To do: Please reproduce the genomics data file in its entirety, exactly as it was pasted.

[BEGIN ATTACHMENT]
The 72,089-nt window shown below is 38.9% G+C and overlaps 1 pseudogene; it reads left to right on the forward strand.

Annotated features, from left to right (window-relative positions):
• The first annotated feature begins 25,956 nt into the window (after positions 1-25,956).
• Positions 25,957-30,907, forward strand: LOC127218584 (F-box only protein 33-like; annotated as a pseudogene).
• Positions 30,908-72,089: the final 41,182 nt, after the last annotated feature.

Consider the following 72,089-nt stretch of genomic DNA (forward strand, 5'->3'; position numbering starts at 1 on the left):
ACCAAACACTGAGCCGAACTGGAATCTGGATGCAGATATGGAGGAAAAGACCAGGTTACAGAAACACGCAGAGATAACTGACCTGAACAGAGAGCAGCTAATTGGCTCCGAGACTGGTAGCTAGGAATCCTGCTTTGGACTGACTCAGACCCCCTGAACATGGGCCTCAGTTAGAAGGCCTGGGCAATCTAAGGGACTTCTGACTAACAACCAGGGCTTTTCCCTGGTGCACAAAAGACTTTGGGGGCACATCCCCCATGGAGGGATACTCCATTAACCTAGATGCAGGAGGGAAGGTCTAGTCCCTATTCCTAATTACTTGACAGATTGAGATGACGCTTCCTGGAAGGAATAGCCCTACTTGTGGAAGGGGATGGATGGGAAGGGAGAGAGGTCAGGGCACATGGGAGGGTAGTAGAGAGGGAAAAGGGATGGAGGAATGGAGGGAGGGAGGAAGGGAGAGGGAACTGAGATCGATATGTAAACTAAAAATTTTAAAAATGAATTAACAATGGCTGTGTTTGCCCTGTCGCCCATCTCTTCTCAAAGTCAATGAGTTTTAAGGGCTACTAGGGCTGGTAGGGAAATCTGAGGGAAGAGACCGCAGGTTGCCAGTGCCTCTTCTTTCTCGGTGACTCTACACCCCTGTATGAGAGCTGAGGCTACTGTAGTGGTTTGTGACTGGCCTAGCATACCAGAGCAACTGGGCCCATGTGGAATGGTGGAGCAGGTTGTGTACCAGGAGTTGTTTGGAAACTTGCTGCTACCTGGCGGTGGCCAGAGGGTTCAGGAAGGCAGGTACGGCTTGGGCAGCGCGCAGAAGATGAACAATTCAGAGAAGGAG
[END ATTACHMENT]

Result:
The 72,089-nt window shown below is 38.9% G+C and overlaps 1 pseudogene; it reads left to right on the forward strand.

Annotated features, from left to right (window-relative positions):
• The first annotated feature begins 25,956 nt into the window (after positions 1-25,956).
• Positions 25,957-30,907, forward strand: LOC127218584 (F-box only protein 33-like; annotated as a pseudogene).
• Positions 30,908-72,089: the final 41,182 nt, after the last annotated feature.

Consider the following 72,089-nt stretch of genomic DNA (forward strand, 5'->3'; position numbering starts at 1 on the left):
ACCAAACACTGAGCCGAACTGGAATCTGGATGCAGATATGGAGGAAAAGACCAGGTTACAGAAACACGCAGAGATAACTGACCTGAACAGAGAGCAGCTAATTGGCTCCGAGACTGGTAGCTAGGAATCCTGCTTTGGACTGACTCAGACCCCCTGAACATGGGCCTCAGTTAGAAGGCCTGGGCAATCTAAGGGACTTCTGACTAACAACCAGGGCTTTTCCCTGGTGCACAAAAGACTTTGGGGGCACATCCCCCATGGAGGGATACTCCATTAACCTAGATGCAGGAGGGAAGGTCTAGTCCCTATTCCTAATTACTTGACAGATTGAGATGACGCTTCCTGGAAGGAATAGCCCTACTTGTGGAAGGGGATGGATGGGAAGGGAGAGAGGTCAGGGCACATGGGAGGGTAGTAGAGAGGGAAAAGGGATGGAGGAATGGAGGGAGGGAGGAAGGGAGAGGGAACTGAGATCGATATGTAAACTAAAAATTTTAAAAATGAATTAACAATGGCTGTGTTTGCCCTGTCGCCCATCTCTTCTCAAAGTCAATGAGTTTTAAGGGCTACTAGGGCTGGTAGGGAAATCTGAGGGAAGAGACCGCAGGTTGCCAGTGCCTCTTCTTTCTCGGTGACTCTACACCCCTGTATGAGAGCTGAGGCTACTGTAGTGGTTTGTGACTGGCCTAGCATACCAGAGCAACTGGGCCCATGTGGAATGGTGGAGCAGGTTGTGTACCAGGAGTTGTTTGGAAACTTGCTGCTACCTGGCGGTGGCCAGAGGGTTCAGGAAGGCAGGTACGGCTTGGGCAGCGCGCAGAAGATGAACAATTCAGAGAAGGAG